Connecticut Gov. M. Jodi Rell announced in 2009 that she would not be seeking reelection in the 2010 gubernatorial race, which has left the field wide open for new candidates from all parties this time around. The former mayor of Stamford, Dan Malloy, threw his hat into the ring for the Democratic nomination early, which he won by a large margin. Former U.S. Ambassador and businessman Tom Foley won the Republican nomination, and both men are in a heated battle to win the seat. Malloy has a seven-point margin in his favor, and looks to widen that gap by winning over Connecticut’s undecided voters.
Candidates for Connecticut Governor (four-year term)
Candidate: Dan Malloy
Political experience: Malloy was an assistant district attorney in Brooklyn, N.Y., from 1980 to 1984. He served on the Stamford Board of Finance from 1983 to 1994. He was mayor of Stamford from 1995 to 2009.
Professional experience: He was a partner in the law firm of Abate and Fox from 1984 to 1995.
Key issues: According to his campaign website, Malloy is focusing on jobs and economic security as the biggest issues facing Connecticut today. He says he wants to invest unused dollars into research and development to create jobs and develop Connecticut’s ports to branch out manufacturing and transportation. He wants to focus the state on renewable energy to cut overall energy costs and introduce a pooling system that he believes will lower health care costs to make it more accessible. He believes that public education is underfunded and needs to be reformed to fully engage parents and students.
Endorsements: Malloy is endorsed by many of Connecticut’s newspapers, including The Hartford Courant and The Connecticut Post. He is also endorsed by Rep. John Larson, the Connecticut Police and Fire Union and the Connecticut Council of Police Unions, as well as many officials from individual Connecticut towns and cities.
Chances of winning this seat: According to Rasmussen Reports, Malloy leads Foley 46 percent to 39 percent as of Sept. 9. Based on polling, Malloy still retains a good lead, but the margin is smaller than it was a month ago, making for a tighter race. Malloy’s chances of winning are still good at this point.
Candidate: Tom Foley
Political experience: Foley was the U.S. ambassador to Ireland from 2006 until 2009. He was appointed to both the Governor’s Commission on Divorce, Custody and Children and also the Governor’s Commission on Education Finance.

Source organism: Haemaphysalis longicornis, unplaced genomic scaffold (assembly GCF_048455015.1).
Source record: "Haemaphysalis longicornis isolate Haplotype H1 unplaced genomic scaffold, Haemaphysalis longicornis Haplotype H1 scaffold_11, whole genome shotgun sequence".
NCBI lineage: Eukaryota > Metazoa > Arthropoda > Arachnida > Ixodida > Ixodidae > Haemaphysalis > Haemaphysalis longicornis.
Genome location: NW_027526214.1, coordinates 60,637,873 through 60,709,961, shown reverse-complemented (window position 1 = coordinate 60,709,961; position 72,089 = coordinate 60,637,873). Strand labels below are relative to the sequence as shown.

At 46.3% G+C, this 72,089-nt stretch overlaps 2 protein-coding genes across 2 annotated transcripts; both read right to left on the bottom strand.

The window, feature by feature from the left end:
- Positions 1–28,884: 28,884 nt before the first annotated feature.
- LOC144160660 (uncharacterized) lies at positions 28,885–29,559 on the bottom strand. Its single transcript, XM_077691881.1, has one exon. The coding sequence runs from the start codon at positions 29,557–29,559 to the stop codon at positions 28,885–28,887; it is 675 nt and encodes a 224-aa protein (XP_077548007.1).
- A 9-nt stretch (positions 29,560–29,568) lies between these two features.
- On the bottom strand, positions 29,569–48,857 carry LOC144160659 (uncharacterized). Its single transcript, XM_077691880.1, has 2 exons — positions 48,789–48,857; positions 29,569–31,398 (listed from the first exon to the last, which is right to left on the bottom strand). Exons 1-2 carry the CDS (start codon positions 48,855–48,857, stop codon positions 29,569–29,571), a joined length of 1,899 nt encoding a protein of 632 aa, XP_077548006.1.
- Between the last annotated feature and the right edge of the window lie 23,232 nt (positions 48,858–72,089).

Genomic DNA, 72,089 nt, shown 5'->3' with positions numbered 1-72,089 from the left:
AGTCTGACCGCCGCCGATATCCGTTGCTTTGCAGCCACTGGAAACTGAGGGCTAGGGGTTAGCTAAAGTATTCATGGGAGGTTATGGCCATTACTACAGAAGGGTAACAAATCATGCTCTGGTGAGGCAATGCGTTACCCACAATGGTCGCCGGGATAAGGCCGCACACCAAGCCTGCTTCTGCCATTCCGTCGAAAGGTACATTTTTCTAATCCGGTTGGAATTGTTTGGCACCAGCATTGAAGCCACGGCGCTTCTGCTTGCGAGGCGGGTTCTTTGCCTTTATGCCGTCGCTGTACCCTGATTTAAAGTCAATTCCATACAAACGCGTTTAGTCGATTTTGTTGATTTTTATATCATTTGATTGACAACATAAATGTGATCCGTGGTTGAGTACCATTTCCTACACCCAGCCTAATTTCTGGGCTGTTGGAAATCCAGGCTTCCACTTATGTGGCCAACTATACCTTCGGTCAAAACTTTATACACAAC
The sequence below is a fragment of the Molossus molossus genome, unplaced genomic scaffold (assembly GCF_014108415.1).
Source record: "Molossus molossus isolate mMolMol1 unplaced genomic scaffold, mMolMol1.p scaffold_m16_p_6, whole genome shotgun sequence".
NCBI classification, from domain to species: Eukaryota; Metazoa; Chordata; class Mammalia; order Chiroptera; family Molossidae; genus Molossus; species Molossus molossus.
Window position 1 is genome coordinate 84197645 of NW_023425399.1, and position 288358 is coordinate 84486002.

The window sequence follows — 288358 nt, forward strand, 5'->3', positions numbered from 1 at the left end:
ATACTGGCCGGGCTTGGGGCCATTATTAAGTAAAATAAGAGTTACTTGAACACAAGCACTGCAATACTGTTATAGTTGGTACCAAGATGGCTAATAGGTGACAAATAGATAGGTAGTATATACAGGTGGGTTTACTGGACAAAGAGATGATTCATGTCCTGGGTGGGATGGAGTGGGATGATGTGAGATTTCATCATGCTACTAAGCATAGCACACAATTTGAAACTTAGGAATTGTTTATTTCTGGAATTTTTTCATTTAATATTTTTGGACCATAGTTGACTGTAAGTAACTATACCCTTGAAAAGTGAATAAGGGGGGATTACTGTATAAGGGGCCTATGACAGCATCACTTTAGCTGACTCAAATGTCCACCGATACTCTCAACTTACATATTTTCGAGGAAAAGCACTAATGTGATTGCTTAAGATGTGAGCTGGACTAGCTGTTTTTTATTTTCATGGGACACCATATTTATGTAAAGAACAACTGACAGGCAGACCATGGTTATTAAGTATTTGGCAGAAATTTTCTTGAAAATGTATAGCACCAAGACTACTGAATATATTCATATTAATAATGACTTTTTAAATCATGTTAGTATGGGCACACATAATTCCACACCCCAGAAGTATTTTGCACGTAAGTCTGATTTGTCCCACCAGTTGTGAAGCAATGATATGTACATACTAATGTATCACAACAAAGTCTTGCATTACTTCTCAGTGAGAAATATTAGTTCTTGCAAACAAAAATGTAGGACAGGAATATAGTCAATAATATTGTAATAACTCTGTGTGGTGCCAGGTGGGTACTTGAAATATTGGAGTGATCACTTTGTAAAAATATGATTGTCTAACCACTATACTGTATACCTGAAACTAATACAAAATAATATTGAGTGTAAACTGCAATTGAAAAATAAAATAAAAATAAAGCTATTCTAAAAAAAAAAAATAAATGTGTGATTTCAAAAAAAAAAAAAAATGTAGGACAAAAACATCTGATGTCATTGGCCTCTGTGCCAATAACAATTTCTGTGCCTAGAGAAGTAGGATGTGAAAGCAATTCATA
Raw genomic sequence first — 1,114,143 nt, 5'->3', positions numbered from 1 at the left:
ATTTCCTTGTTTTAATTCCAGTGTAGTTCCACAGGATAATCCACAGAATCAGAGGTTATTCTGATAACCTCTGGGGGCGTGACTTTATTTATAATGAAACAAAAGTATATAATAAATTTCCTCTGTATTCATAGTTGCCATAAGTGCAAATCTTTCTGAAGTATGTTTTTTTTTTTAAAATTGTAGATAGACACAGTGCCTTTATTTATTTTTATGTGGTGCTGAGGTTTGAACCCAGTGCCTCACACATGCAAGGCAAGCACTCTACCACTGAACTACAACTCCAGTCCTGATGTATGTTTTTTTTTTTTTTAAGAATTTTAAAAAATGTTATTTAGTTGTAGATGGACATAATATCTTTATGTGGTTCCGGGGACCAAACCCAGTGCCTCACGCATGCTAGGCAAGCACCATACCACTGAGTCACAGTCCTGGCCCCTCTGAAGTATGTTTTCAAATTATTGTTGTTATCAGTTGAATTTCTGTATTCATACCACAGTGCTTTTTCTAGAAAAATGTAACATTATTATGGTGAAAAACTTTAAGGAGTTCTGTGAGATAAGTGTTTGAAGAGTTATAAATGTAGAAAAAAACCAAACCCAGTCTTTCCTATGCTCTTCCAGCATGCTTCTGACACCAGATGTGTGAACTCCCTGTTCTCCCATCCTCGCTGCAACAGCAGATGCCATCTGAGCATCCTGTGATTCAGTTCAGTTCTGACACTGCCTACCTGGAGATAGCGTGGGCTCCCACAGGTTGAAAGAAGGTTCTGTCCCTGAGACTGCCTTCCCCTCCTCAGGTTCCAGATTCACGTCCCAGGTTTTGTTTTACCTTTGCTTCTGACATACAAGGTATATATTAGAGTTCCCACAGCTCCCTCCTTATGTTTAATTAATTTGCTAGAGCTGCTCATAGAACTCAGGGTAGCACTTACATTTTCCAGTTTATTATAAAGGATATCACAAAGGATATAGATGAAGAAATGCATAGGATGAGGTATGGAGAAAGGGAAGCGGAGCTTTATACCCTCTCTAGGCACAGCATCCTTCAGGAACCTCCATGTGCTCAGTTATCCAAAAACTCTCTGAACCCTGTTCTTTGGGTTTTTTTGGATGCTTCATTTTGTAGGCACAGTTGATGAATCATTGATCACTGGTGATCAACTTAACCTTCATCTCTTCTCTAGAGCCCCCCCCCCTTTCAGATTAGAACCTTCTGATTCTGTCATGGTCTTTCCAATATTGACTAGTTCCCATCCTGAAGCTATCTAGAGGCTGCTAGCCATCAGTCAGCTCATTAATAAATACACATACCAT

Professional experience: Foley worked for McKinsey & Co. in New York before joining Citicorp Venture Capital. In 1985 he formed the NTC Group.
Key issues: According to his campaign website, Foley is focused on reducing the size and cost of state government, and he pledges to veto any bill that would raise taxes on families. He wants to focus on enticing new, higher paying jobs to the state, as well as reducing health care costs and narrowing the achievement gap in Connecticut schools. Foley emphasizes the need for renewable energy and the preservation of Connecticut’s natural resources.
Endorsements: Foley is endorsed by former Massachusetts Gov. Mitt Romney and former New York Gov. George Pataki, as well as members of the Board of Education of New London and Milford, along with many other officials from individual Connecticut towns and cities.
Chances of winning this seat: Polls have consistently placed Foley behind Malloy by a fair margin. The latest numbers posted by Rasmussen Reports still show him trailing. Twelve percent of Connecticut voters list themselves as “undecided,” however, which could help Foley edge out the lead if he can sway their opinions his way. He has an uphill battle, but it is not impossible for him to win the seat.
Key Differences between Dan Malloy and Tom Foley
Jobs: Malloy is focused on job development through investment in research and development and a reformation of the incentives program for businesses. Foley emphasizes tax cuts as a way to keep current businesses and entice new ones to the state, and has pledged to veto any measure to increase taxes.
Health care: Malloy believes that pooling health care resources will allow cities and municipalities to lower their overall costs. He wants to focus on combining health care services so that a patient can be treated on site for multiple issues. He places an emphasis on mental illness care reform. Foley wants to cut the cost of health care by reducing the state mandates on coverage, capping medical malpractice claims and promoting wellness programs. He also wants to move the state toward electronic record keeping.
Education: Malloy wants to invest in preschool for all children, as well as reforms to the method in which teachers and Boards of Education do their jobs. He wants an emphasis on parent involvement and to see the achievement gap disappear. He believes in charter schools as an outreach of public school districts for children who are not achieving in any other environment. Foley believes in the concept of school choice to allow parents to remove their children from public schools and place them in private or charter schooling. He would like to introduce stronger assessments for teachers and advocates the concept of performance pay based on those assessments.
2006 results: Republican M. Jodi Rell defeated Democrat John Stefano Jr., 63.2 percent to 35.5 percent.
Demographics: According to the U.S. Census.gov, 74 percent of the state is white, 9 percent black, 11.6 percent Hispanic, 3.3 percent Asian, and 0.2 percent American Indian and Alaska Native.